BYU Studies, peace, death
I killed a peace dove once.
It was spring. I was driving down a stretch of road lined with leftover remnants of apple and cherry orchards not yet bulldozed for new houses, new subdivisions. I don’t know where I was coming from, down that particular road, though one corner of my brain thinks it might have been the hospital, and that I was anxious and strung out from lack of sleep, which is why I didn’t see the dove in the road there, small, grey, invisible against the asphalt. I seem to remember it was early morning, the light just cresting the mountains like consolation, and I don’t know why I would have driven down that stretch of road in the early morning unless it was home from one of those hospital visits. Besides, something in my memory wants to connect the accidental suffering and death of a bird with my own human confrontations with death. But now as I write, I’m not sure it was morning, or even sure about the light. It could have been afternoon or evening, might have been a trip to the grocery store. Vacuum repair. Something banal.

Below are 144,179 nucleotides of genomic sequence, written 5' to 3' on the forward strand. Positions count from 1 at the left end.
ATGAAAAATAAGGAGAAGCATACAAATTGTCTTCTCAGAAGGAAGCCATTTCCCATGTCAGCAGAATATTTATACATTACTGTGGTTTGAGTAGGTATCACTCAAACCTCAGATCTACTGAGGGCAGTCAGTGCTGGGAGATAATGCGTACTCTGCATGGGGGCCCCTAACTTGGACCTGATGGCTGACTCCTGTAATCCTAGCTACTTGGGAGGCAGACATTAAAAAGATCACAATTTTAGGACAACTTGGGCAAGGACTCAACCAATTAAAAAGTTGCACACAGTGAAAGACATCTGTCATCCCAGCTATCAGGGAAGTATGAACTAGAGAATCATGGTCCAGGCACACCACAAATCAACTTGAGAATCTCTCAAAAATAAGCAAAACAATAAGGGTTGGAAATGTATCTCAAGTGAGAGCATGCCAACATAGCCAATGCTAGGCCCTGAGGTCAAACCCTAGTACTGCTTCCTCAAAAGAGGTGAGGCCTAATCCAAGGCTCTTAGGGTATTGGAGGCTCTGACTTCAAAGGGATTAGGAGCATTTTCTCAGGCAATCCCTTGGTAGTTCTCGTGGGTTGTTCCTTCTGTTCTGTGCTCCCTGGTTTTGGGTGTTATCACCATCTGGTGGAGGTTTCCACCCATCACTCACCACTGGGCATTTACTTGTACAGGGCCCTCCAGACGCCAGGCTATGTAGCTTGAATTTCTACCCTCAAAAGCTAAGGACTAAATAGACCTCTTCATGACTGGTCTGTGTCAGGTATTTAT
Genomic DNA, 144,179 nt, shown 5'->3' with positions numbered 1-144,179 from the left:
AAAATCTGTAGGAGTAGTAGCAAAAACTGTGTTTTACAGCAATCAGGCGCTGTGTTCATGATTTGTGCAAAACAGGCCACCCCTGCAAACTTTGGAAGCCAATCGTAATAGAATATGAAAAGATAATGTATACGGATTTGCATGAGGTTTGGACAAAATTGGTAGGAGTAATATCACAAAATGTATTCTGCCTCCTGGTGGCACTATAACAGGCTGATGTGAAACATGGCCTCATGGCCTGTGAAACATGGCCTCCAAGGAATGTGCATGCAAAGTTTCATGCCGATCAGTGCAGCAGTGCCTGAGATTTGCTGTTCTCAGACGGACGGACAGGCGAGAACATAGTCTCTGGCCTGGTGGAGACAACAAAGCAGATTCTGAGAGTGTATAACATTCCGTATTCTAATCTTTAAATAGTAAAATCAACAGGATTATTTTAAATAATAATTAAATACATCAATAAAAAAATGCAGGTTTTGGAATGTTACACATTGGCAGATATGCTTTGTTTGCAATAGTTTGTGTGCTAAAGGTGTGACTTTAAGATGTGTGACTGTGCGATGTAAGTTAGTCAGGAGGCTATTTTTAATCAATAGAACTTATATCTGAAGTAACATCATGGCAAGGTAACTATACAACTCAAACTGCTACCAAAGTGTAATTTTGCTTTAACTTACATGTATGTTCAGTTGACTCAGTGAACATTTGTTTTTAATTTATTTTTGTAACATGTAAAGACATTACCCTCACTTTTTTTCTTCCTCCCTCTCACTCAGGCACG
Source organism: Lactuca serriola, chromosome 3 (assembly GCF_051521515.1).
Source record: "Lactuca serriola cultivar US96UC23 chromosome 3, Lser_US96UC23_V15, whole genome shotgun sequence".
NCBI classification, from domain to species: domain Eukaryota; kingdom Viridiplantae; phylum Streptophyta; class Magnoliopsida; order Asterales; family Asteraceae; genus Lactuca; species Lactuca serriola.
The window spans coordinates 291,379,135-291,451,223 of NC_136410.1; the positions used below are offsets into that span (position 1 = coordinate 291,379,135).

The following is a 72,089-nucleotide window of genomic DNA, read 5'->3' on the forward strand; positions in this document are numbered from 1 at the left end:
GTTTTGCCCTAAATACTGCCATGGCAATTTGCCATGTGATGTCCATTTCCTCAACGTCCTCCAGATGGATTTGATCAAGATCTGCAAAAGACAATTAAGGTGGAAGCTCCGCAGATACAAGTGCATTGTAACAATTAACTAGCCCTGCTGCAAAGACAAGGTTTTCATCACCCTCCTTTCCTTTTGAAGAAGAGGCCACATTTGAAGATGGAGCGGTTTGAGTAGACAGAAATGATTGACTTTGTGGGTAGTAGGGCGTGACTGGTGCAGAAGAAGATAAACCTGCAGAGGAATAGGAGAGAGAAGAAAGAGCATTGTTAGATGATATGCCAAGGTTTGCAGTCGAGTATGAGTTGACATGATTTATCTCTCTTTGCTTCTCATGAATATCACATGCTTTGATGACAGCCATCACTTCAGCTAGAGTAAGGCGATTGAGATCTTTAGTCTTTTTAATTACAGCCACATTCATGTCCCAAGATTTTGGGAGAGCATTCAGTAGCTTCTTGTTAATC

Jarvis Jube, Elena
BYU Studies Quarterly: Vol. 59:
4, Article 13.
Available at: https://scholarsarchive.byu.edu/byusq/vol59/iss4/13